Supporters of the Los Angeles Dodgers’ front office have had to juggle logic with their own moments of questioning what might be going on. Basically, while shots come in on the front office from all angles, we (I’ll admit, I believe in the front office) are forced to give the benefit of the doubt to people we’ve seen work all of one season.
All offseason, the message has been: “They’ll do something and, if not, they’re fine either way. But please, do something.”
Finally, Wednesday afternoon, the Dodgers did something. They signed left-handed starting pitcher Scott Kazmir to a deal that makes sense for both sides.
First and foremost, the Dodgers have clearly stated their intention of remaining competitive while cutting cost. As hard as it’s been for the national media to grasp that at times (hence the level of speculative reporting), the front office has remained strident in that goal. Kudos to the local media for (mostly) sticking to the facts in that sense.
In Kazmir, the Dodgers saw a starting pitcher they most definitely need at a rate worth paying. Take a look around the league at contracts handed out thus far and Kazmir looks like a pretty good bargain not just in terms of the amount he’s paid per year, but also when you consider the length of the contact.
Here’s Jon Heyman with the breakdown.
kazmir gets $5M signing bonus. with salary technically $11M in 2016. but it still works out to 16-16-16 by year.
— Jon Heyman (@JonHeymanCBS) December 30, 2015
Kazmir can opt out after the end of this season and, if he chooses not to, he has years two and three of his contract guaranteed, but at that same rate of between $15 and $16 million.
For the Dodgers, they sign a reliable starting pitcher at a reasonable rate without giving up a compensatory pick. For comparison, Hisashi Iwakuma would’ve cost basically the same amount of money and over the same number of years; but would’ve cost the Dodgers that pick. If Kazmir bolts after 2016, the Dodgers receive a compensatory pick — huge difference there.
Kazmir gets to prove himself in a pitcher’s park and arguably one of the best defenses in baseball with the flexibility to test the open market in a next year’s weak free agent class. If things don’t go as he’d like, oh well, he gets $32 million over the next two seasons. There are worse situations for a pitcher to sign up for this late in any given offseason.
A lot has been made since the signing of the Dodgers’ left-handed-dominant pitching staff, which is understandable given how rarely it’s seen. As a fellow southpaw, I honestly just want to watch at least one rotation of all lefties, but I highly doubt that’ll be the case.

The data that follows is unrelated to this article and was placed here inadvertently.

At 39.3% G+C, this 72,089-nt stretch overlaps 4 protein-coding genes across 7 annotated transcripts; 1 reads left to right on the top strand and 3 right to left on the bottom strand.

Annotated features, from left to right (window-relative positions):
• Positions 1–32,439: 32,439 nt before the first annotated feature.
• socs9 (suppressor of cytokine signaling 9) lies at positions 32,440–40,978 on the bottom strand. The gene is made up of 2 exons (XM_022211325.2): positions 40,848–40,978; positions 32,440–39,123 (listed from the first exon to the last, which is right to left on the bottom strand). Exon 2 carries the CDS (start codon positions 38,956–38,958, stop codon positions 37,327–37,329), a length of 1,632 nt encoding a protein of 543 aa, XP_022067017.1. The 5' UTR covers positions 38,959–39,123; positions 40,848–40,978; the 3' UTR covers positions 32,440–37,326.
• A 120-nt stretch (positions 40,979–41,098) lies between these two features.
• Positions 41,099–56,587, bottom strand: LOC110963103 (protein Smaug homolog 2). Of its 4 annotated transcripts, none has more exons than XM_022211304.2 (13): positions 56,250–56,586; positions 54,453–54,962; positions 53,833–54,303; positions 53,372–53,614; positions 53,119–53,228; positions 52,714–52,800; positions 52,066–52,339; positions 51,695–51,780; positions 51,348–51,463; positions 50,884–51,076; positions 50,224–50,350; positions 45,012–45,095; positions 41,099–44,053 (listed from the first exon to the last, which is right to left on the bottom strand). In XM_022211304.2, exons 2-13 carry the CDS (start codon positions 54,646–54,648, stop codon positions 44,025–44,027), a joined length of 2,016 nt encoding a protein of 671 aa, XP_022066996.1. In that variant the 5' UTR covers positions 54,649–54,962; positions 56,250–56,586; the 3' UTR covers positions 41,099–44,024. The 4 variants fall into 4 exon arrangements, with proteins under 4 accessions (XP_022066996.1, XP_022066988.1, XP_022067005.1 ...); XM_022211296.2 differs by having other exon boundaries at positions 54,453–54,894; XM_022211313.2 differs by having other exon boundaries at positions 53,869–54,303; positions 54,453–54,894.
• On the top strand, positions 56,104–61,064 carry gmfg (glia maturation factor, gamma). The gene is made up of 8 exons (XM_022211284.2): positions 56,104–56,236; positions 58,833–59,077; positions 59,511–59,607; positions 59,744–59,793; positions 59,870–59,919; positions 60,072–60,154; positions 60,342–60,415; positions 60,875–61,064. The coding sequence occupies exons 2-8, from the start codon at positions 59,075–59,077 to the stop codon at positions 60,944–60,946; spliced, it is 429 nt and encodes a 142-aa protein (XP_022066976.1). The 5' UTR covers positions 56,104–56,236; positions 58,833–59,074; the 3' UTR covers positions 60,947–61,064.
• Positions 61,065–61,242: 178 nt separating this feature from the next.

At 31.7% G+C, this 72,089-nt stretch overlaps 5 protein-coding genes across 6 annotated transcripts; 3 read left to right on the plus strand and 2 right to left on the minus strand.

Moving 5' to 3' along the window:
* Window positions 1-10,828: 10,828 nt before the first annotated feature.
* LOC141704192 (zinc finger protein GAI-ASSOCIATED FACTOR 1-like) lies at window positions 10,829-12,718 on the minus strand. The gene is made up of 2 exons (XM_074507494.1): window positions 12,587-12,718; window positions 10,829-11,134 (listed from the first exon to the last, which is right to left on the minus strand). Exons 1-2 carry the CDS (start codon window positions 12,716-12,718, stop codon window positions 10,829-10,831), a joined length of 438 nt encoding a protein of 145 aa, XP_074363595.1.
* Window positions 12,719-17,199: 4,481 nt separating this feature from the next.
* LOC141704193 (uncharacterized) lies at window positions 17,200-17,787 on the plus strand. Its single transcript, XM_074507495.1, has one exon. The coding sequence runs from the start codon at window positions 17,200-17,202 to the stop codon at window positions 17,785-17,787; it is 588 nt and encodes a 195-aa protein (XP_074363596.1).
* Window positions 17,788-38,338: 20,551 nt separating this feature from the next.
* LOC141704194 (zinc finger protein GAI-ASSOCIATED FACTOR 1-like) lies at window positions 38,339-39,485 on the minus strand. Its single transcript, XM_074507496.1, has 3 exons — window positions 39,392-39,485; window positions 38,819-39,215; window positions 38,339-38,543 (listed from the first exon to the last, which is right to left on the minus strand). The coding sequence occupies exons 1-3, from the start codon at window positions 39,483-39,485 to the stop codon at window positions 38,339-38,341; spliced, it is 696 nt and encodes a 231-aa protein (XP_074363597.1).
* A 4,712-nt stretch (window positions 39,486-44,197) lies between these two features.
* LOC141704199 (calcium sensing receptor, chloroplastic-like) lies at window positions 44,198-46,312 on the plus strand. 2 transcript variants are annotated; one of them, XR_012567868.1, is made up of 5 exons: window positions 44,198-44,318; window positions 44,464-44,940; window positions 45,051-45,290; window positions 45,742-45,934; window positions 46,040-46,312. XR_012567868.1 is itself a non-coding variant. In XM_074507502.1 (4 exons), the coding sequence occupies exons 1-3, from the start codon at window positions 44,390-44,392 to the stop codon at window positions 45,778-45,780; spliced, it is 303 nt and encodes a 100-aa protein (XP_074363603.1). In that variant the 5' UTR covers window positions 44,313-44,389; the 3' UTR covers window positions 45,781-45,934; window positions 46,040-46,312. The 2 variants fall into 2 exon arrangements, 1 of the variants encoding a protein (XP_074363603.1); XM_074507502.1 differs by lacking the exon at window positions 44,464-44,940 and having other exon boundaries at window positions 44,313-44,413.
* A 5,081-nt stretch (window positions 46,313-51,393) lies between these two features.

The Dodgers remain interested in acquiring another starting pitcher who will almost definitely throw from the right side of the rubber. They’ve been heavily tied to Kenta Maeda especially since the Iwakuma deal fell through and seem perpetually active on the trade market.
Think of it like your fantasy football league. If you’re drafting or active on the waiver wire and a quality player at any given position becomes available, do you pass up on picking that player up, or add them and make it work later to fill another hole on your roster? The Dodgers are thinking opportunistically and, in this case, have a surplus at this one position they could use to offset issues at others.
There’s also this interesting stat, via Joel Sherman.
#Dodgers might have 5 LHs in rotation, but Kazmir is reverse split guy: LHs had .774 OPS v. him last yr, RHs .645. Career: .744/.656
— Joel Sherman (@Joelsherman1) December 30, 2015
Much of this has to do with Kazmir’s changeup, which, as explained by Farhan Zaidi via True Blue L.A.’s Eric Stephen, should quell some of the concern on so many lefties.
“Kaz is a guy who has very balanced splits. His best pitch is a changeup, which really neutralizes righties. He’s not a quote-unquote lefty in a conventional sense.”
We’re left back at how so many conversations have gone this offseason. The Dodgers made their move, probably have more to make and we’re left to wonder how that might go. Furthermore, even if no next move is coming, the roster as is should be considered the favorite to finish atop the NL West.
With plenty of the offseason left to play out, all we can do is sit by and wait for the next move, which will probably be just as mutually-beneficial as this one.
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